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Washington State University

M.S. Geology

Program Description

The primary goal of the Geology M.S. program at WSU is to prepare students for professional employment in a broad range of geoscience careers (environmental consulting, minerals/petroleum industry, local/state/federal resource-based or management agencies, teaching), or for serving as a foundation for continuing to graduate studies at the Ph.D. level. WSU offers specialization in multiple subdisciplines, including structure/tectonics, petrology, geochemistry, geophysics/geodynamics, and sedimentology/stratigraphy.

The goal of the M.S. program is to produce broadly trained, professional geoscientists with the ability to conduct original scientific research. In addition to course work, the primary requirement for the M.S. degree is preparation of a thesis that should represent a publishable contribution to the geoscience
community. Each program is designed in consultation with a faculty advisor to meet the needs of the student.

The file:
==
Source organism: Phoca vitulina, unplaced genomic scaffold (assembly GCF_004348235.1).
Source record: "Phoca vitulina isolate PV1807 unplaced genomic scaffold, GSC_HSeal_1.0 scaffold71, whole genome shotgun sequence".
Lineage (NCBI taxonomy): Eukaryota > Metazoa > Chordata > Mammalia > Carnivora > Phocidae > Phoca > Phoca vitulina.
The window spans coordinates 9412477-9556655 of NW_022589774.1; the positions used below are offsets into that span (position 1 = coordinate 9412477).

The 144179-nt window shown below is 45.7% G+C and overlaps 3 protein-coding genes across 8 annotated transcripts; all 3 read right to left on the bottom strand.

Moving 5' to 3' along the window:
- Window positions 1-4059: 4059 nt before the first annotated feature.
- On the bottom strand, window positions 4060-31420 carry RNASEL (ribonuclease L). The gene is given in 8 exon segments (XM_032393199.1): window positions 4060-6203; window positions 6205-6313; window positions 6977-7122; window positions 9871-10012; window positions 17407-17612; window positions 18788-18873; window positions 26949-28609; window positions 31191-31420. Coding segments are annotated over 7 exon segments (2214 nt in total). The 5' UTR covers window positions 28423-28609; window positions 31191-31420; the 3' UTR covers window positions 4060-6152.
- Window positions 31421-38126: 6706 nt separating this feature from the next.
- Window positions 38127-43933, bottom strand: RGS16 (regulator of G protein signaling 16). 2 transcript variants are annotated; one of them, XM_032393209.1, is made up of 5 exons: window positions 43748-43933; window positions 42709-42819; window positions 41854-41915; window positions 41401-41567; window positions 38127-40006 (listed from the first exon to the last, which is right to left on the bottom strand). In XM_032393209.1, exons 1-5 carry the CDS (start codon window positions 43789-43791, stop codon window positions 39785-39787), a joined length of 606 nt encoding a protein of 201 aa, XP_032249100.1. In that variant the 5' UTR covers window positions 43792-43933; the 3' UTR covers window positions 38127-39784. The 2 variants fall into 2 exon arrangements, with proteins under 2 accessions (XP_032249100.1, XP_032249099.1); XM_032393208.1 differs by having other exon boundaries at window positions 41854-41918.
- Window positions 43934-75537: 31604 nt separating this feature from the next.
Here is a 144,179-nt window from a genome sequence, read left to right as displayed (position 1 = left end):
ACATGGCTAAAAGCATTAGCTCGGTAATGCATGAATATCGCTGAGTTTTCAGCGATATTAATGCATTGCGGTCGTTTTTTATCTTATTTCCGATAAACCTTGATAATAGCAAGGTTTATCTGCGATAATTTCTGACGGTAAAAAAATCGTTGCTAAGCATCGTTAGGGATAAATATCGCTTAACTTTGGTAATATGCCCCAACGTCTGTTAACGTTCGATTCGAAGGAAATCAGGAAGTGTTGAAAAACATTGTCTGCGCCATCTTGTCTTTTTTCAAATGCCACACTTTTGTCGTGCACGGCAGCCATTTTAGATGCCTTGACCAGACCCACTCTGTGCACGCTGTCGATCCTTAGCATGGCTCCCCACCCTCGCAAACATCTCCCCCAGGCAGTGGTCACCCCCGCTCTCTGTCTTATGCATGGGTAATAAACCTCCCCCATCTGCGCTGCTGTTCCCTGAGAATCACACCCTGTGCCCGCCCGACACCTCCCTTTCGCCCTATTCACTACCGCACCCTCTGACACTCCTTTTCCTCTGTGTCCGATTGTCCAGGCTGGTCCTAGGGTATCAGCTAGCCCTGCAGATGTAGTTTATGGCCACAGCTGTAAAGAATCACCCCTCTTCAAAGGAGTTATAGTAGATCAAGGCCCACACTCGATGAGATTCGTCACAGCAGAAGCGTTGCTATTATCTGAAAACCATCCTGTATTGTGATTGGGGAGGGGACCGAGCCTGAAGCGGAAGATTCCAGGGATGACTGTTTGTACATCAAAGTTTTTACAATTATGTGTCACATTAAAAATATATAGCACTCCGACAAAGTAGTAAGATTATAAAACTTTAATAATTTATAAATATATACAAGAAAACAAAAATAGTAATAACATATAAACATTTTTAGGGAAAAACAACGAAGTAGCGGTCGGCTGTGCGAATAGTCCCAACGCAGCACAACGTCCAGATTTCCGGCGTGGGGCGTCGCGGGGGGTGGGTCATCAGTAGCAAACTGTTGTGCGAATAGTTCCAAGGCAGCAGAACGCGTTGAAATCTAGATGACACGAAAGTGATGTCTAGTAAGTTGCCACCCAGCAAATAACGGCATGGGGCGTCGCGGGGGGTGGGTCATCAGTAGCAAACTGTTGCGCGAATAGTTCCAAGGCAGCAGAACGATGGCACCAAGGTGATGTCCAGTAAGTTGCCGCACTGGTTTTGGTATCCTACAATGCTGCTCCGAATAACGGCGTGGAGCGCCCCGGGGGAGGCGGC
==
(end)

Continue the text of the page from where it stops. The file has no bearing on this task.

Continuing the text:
Specialization is offered in:

o Sedimentology — Stratigraphy
o Structural Geology – Tectonics
o Minerology Petrology — Geochemistry
o Hydrogeology — Biogeochemistry
o Geophysics — Geodynamics

Program Requirements (Thesis Option Only)

At least 30 hours minimum of total credits, consisting of:

  • At least 21 hours graded coursework, including:
    • At least 15 hours minimum of graded
      course work at 500 level
    • Up to 6 hours maximum non-graduate
      (300/400 level) graded coursework is
    • SOE 501 (Graduate Skills Seminar, 1 hour)
      must be taken during the first year of the
      program (not graded)
    • At least 2 hours (semesters) SOE 598 (Seminar,
      not graded)
    • 4 hours minimum of SOE 700 (MS research,
      thesis or examination), 2 hours of which must
      be taken in the semester of the final exam (not
  • Thesis
  • Final oral exam — Thesis defense



[Photo credits: Banner photo – Colorado River in the Grand Canyon. Source: Wikipedia. Author: Lennart Sikkema. License: CC BY-SA 3.0]

Dr. Sean Long's SOE 542 (Extensional Tectonics) graduate course trip to eastern Nevada in 2019. Courtesy of Dr. Long

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Charles Knaack & Students In The GeoAnalytical Lab

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